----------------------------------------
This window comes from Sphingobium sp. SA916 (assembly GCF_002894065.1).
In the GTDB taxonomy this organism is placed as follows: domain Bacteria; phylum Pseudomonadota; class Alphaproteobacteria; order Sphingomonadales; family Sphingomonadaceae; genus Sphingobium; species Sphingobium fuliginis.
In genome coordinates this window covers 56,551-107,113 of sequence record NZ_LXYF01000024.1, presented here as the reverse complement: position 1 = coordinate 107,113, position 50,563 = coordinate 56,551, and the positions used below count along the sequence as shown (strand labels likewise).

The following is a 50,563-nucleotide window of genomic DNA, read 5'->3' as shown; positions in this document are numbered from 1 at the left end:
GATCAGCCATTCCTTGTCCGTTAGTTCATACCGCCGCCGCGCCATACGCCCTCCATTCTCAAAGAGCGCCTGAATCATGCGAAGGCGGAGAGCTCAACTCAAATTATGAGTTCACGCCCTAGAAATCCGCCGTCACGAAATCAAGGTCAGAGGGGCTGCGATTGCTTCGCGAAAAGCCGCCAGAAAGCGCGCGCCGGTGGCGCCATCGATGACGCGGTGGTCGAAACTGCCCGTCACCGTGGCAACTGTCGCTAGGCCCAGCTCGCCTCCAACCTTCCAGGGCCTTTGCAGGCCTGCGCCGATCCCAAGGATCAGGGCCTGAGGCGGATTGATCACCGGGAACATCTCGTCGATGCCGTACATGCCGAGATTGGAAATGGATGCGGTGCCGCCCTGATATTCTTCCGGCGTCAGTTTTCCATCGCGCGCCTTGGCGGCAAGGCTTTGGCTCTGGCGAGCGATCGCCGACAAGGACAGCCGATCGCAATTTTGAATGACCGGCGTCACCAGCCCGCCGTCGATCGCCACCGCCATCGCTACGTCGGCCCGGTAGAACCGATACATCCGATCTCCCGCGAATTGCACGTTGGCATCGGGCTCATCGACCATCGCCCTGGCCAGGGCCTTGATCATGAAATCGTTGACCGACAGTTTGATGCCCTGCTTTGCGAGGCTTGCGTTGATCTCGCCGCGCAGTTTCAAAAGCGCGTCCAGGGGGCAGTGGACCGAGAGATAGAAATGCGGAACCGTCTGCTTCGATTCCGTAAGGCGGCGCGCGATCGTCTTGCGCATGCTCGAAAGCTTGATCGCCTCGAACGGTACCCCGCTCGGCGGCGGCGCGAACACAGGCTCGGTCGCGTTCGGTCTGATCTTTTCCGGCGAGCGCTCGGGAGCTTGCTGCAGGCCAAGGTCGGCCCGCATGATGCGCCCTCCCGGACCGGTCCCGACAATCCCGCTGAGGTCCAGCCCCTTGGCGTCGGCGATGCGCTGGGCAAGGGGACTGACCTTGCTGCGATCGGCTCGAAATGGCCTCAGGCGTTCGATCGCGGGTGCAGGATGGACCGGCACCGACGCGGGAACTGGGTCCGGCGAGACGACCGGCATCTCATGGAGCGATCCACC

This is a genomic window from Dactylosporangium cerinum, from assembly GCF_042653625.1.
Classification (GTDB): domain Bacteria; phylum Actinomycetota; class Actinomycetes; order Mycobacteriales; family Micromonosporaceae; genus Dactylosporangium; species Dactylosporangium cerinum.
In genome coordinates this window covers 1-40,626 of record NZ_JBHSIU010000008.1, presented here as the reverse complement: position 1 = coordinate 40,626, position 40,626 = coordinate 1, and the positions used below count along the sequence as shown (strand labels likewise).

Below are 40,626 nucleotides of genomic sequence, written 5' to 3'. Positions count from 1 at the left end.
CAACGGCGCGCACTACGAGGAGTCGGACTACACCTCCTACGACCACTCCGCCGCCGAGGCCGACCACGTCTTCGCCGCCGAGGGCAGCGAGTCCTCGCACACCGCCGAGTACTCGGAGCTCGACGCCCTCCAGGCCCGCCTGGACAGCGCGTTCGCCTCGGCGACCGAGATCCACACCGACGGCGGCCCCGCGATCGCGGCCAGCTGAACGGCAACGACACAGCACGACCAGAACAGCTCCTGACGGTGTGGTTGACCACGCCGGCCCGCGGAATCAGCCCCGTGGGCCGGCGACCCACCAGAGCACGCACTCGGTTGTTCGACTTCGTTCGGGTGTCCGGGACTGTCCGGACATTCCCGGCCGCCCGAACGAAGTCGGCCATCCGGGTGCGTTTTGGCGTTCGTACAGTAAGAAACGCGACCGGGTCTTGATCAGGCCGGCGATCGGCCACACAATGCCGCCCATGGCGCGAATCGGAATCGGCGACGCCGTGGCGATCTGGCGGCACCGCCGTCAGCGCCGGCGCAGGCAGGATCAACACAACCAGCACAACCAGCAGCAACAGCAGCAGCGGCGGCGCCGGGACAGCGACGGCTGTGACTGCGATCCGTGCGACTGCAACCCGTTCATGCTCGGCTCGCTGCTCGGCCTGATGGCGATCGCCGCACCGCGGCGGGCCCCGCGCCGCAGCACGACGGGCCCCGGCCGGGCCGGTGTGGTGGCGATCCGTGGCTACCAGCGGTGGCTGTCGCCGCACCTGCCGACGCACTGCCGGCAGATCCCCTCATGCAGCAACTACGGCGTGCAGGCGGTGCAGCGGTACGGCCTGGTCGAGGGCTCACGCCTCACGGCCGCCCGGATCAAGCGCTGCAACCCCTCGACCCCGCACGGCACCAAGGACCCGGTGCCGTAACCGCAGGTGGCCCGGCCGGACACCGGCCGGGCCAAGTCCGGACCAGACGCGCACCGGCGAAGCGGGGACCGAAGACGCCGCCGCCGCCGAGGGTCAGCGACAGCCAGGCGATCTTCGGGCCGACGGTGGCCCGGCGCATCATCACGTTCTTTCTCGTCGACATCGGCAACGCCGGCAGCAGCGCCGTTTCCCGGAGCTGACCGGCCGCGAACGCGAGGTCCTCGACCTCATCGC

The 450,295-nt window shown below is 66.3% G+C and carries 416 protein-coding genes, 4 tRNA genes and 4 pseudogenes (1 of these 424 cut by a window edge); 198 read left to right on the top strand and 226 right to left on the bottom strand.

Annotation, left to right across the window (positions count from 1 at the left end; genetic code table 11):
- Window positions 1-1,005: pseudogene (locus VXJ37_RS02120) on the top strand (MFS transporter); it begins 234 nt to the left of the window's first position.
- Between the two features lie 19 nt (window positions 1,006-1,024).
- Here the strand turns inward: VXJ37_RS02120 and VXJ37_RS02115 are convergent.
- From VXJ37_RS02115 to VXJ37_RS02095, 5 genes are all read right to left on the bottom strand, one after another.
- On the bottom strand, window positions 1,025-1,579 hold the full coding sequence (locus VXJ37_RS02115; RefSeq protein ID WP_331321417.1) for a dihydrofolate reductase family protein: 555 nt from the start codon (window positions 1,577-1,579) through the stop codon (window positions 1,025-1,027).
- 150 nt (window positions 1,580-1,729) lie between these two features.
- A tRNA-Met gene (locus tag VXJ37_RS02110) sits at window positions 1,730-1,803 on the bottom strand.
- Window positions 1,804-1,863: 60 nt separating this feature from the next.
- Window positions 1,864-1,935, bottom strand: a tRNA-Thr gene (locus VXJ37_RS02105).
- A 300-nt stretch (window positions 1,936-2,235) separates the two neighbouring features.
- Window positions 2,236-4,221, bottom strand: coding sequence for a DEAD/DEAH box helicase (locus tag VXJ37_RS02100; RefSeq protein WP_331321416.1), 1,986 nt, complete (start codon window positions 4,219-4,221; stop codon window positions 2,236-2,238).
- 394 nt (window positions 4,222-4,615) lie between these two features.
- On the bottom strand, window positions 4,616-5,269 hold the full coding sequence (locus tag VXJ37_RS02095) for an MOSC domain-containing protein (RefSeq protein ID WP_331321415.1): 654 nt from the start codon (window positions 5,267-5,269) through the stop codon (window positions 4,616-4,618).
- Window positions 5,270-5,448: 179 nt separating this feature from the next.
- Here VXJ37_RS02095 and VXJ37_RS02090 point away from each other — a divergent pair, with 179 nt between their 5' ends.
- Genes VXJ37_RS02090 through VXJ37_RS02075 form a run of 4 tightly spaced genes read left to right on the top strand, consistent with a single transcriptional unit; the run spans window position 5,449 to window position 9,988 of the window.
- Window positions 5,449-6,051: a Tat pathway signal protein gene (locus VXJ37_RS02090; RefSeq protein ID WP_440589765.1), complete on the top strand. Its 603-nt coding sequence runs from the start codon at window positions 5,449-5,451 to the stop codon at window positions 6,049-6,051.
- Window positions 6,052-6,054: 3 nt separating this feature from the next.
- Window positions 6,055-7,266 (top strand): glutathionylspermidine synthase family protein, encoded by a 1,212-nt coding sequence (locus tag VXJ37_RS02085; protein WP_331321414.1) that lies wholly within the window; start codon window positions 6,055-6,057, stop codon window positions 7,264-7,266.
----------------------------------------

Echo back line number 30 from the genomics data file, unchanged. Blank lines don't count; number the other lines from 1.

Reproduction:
- Window positions 6,052-6,054: 3 nt separating this feature from the next.